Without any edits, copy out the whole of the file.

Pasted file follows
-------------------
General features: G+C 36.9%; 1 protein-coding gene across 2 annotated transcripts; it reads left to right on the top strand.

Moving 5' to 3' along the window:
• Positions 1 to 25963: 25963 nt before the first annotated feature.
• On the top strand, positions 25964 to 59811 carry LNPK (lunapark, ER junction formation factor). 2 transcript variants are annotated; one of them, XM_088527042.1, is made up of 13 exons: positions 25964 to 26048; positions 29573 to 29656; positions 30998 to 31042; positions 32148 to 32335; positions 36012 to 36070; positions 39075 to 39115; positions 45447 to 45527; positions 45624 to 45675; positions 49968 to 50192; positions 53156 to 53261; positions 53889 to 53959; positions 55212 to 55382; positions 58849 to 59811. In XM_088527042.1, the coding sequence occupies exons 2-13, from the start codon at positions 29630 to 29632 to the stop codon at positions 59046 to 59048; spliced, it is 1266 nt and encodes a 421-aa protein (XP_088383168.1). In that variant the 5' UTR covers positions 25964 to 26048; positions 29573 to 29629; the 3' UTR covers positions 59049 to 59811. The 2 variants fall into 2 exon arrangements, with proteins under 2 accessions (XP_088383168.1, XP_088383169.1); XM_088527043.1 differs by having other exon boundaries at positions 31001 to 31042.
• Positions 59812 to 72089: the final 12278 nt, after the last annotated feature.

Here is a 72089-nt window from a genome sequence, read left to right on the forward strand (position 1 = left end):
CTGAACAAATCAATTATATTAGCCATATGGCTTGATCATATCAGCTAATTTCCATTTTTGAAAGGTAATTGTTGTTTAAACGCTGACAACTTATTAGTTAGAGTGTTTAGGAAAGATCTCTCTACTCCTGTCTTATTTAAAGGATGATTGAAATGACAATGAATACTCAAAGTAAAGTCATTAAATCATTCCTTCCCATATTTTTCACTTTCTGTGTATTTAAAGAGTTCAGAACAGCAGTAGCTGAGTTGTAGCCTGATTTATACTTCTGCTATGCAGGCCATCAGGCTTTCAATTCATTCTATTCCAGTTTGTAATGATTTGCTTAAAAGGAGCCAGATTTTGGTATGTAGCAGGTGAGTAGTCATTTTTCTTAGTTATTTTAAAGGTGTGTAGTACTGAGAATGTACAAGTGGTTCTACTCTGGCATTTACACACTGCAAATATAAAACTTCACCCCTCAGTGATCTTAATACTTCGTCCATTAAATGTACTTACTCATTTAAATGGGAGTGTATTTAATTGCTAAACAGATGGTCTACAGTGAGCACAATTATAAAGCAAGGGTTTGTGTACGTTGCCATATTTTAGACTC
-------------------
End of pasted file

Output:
General features: G+C 36.9%; 1 protein-coding gene across 2 annotated transcripts; it reads left to right on the top strand.

Moving 5' to 3' along the window:
• Positions 1 to 25963: 25963 nt before the first annotated feature.
• On the top strand, positions 25964 to 59811 carry LNPK (lunapark, ER junction formation factor). 2 transcript variants are annotated; one of them, XM_088527042.1, is made up of 13 exons: positions 25964 to 26048; positions 29573 to 29656; positions 30998 to 31042; positions 32148 to 32335; positions 36012 to 36070; positions 39075 to 39115; positions 45447 to 45527; positions 45624 to 45675; positions 49968 to 50192; positions 53156 to 53261; positions 53889 to 53959; positions 55212 to 55382; positions 58849 to 59811. In XM_088527042.1, the coding sequence occupies exons 2-13, from the start codon at positions 29630 to 29632 to the stop codon at positions 59046 to 59048; spliced, it is 1266 nt and encodes a 421-aa protein (XP_088383168.1). In that variant the 5' UTR covers positions 25964 to 26048; positions 29573 to 29629; the 3' UTR covers positions 59049 to 59811. The 2 variants fall into 2 exon arrangements, with proteins under 2 accessions (XP_088383168.1, XP_088383169.1); XM_088527043.1 differs by having other exon boundaries at positions 31001 to 31042.
• Positions 59812 to 72089: the final 12278 nt, after the last annotated feature.

Here is a 72089-nt window from a genome sequence, read left to right on the forward strand (position 1 = left end):
CTGAACAAATCAATTATATTAGCCATATGGCTTGATCATATCAGCTAATTTCCATTTTTGAAAGGTAATTGTTGTTTAAACGCTGACAACTTATTAGTTAGAGTGTTTAGGAAAGATCTCTCTACTCCTGTCTTATTTAAAGGATGATTGAAATGACAATGAATACTCAAAGTAAAGTCATTAAATCATTCCTTCCCATATTTTTCACTTTCTGTGTATTTAAAGAGTTCAGAACAGCAGTAGCTGAGTTGTAGCCTGATTTATACTTCTGCTATGCAGGCCATCAGGCTTTCAATTCATTCTATTCCAGTTTGTAATGATTTGCTTAAAAGGAGCCAGATTTTGGTATGTAGCAGGTGAGTAGTCATTTTTCTTAGTTATTTTAAAGGTGTGTAGTACTGAGAATGTACAAGTGGTTCTACTCTGGCATTTACACACTGCAAATATAAAACTTCACCCCTCAGTGATCTTAATACTTCGTCCATTAAATGTACTTACTCATTTAAATGGGAGTGTATTTAATTGCTAAACAGATGGTCTACAGTGAGCACAATTATAAAGCAAGGGTTTGTGTACGTTGCCATATTTTAGACTC